The prizewinners in the Plein Air Competition were all very competent, but we liked our friend Ray Harris’s “Casa Romantica Interior” as well or better than any of them. He did a charming study of a museum lover examining some artifacts in the Casa’s anteroom. Ray made up the figure of a professorial type looking over some framed documents with indirect lighting. He got an honorable mention for his painting. Many fine painters were there, including Jason and Micheal Situ, Greg La Rock, Albert Tse and many others. It was a good way to escape the “triple digit” temperatures of the L.A. basin for awhile. Motels have gentrified quite a bit in San Clemente, it used to be 40 to 60 dollars for a room just a few years ago, now it’s 70 on the weekdays and close to 100 dollars on the weekends. A lot of artists just camp in their vans in the public parking lots all week, a practical approach to the high cost of motels. I’ve posted one of Cathy’s beautiful oils of the old Beachcomber Motel, a series of Spanish style bungalows overlooking the Pacific, with the Amtrak and Metrolink trains running between the motel and the sea. It’s a dream of ours to stay there some day, but at $200.00 plus a night, only a dream.
The comics this week are “The Legend of Mangy” from Cathy’s MAD RACCOONS comic book. She thought the readers might like to see how the character got started. This is not strictly new work, but it deserves reprinting. The story closely parallels the real Mangy’s life story, when we found her wandering through Cathy’s front yard in Sierra Madre and won her over with food. General Bullmoose tries cryogenics as a tactic in snagging Pappy Yokum’s copy of “Corporal Crock” #1 in this week’s strips from 4-23 to 4-28-1973. I wonder if Al Capp was thinking of all the rumors about how Walt Disney was supposed to have frozen himself, when he wrote this story? In MARVELOUS MIKE this week from 7-30 to 8-4-1956, Honeybear the cat eats like a horse and has some fillies, uh, kittens, much to Cliff Crump’s disgust. The charm of a bunch of cute kittens is lost on him. Also in the cat department, this is the Catblog after all, we have the next two pages of “There Auto Be A Law” from Felix #4. Tyer has a ball with the cop on page two, I love the cop’s enraged tantrum poses and his total collapse against the wall when Kitty double parks. I love being able to reprint these old comics, I hope you all enjoy them.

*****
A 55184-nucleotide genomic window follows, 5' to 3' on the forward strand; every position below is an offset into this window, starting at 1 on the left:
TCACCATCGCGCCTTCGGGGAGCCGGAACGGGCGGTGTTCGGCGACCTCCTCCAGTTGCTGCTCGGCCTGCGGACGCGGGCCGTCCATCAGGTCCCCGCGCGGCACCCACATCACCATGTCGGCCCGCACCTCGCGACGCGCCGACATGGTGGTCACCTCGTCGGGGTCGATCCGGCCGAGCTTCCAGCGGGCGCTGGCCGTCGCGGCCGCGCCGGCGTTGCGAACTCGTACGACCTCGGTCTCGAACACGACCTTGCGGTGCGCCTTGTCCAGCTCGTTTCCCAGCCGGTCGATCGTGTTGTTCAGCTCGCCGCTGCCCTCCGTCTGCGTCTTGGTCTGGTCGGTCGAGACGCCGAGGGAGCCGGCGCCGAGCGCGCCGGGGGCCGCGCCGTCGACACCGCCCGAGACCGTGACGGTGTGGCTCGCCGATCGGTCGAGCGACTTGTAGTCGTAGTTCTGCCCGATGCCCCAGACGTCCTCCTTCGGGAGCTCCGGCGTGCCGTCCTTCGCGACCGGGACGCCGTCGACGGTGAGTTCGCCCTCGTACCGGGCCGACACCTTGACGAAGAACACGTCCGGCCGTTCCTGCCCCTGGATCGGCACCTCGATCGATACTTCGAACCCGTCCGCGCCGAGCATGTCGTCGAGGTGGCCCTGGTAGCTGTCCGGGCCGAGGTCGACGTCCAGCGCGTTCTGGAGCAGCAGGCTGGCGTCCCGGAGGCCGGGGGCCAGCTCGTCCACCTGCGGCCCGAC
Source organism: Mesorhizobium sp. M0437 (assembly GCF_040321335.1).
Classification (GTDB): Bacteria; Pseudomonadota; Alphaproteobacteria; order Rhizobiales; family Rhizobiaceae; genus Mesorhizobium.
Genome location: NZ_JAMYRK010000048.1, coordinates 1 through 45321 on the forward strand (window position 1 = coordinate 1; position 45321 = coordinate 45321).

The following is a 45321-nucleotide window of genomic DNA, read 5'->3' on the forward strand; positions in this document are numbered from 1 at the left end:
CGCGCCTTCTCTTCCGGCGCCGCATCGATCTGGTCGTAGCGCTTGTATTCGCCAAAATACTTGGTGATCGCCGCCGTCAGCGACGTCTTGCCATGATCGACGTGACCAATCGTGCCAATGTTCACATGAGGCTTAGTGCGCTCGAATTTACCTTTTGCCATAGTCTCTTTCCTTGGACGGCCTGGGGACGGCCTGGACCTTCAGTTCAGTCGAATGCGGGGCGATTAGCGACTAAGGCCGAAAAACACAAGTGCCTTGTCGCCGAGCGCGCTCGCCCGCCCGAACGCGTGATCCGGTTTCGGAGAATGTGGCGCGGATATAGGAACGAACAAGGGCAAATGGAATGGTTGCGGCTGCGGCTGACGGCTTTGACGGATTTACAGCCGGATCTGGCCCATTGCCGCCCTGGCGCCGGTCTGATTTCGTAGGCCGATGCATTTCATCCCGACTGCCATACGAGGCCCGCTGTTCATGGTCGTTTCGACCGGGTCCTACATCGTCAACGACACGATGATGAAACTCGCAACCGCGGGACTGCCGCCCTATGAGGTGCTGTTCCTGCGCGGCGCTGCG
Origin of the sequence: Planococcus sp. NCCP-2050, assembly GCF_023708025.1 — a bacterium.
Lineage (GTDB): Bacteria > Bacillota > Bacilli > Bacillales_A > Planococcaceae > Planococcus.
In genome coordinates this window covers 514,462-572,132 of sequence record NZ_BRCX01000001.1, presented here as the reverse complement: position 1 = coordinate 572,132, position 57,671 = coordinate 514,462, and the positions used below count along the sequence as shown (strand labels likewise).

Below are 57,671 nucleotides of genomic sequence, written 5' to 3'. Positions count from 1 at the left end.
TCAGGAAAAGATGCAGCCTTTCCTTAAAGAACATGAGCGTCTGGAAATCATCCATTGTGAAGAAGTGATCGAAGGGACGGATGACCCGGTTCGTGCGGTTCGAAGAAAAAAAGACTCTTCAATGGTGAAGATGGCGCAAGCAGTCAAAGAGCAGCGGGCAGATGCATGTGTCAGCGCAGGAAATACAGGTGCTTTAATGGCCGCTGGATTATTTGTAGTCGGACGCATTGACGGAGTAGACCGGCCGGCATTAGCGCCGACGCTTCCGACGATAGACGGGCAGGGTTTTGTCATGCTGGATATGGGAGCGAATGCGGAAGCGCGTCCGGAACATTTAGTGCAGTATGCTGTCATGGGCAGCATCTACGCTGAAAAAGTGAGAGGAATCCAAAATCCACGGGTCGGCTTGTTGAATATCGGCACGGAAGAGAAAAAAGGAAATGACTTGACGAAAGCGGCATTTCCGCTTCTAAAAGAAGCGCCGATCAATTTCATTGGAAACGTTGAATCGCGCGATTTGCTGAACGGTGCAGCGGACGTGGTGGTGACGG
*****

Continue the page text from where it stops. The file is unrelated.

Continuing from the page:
I got some response to the original Mangy comic I published a few weeks ago, this first is from my friend Milt Gray, who proposed I publish some new comics in the first place:
Congratulations to Cathy for her whimsical and stylish and observational comic strip, Mangy. I didn’t realize that you had already posted it, as I am often so focused on drawing my own cartoons that I sometimes procrastinate in surfing the Internet. I’m sorry that you haven’t gotten any comments yet, although people usually write only when they want to disagree about something. For the record, I wouldn’t describe myself as someone who is tired of the old classic comic strips — I love those strips, and I’m glad that you are making some of them accessible again. But I admit that I do advocate to my cartoonist friends that they should post their own work more, especially work that has never been publicly seen before. Hopefully that will attract an audience and we can begin to make at least modest livings (or better) from what we love. We should be promoting new talent — ourselves — at least as much as other people’s work from the past.
Best regards, Milt
Here are some words from Bill Warren on Cathy’s comic and other things:
Cathy drew a cartoon for me of our black cat Isadora (who tends to look a lot like Cathy’s drawings of Mangy) sort of haunted by images from 1950s science fiction movies. That led me to ask Cathy to do the covers for the initial two volumes of my huge survey of those movies, KEEP WATCHING THE SKIES. This was published in 1982 (vol 1) and 1984 (vol II), and were the first books from that company to have cover illustrations. I insisted on it, however, and included a frontispiece in one volume similar to the covers. Vol I covered 1950-1955; the front showed a little boy from behind watching a movie screen (or maybe the clouds of his imagination) illustrated with iconic images from that part of the 50s SF movies. Vol II covered 1950-1962 (they didn’t stop making 1950s-type SF movies when the calendar changed), so the boy (now taller) is seen watching images from that chronological period. Only time I’ve seen an illustration including a high of the Id Monster from FORBIDDEN PLANET and a goofy low of The Brain from Planet Arous. The first volume also had a similar frontispiece by Cathy, only the boy is seen from the front–and it’s me.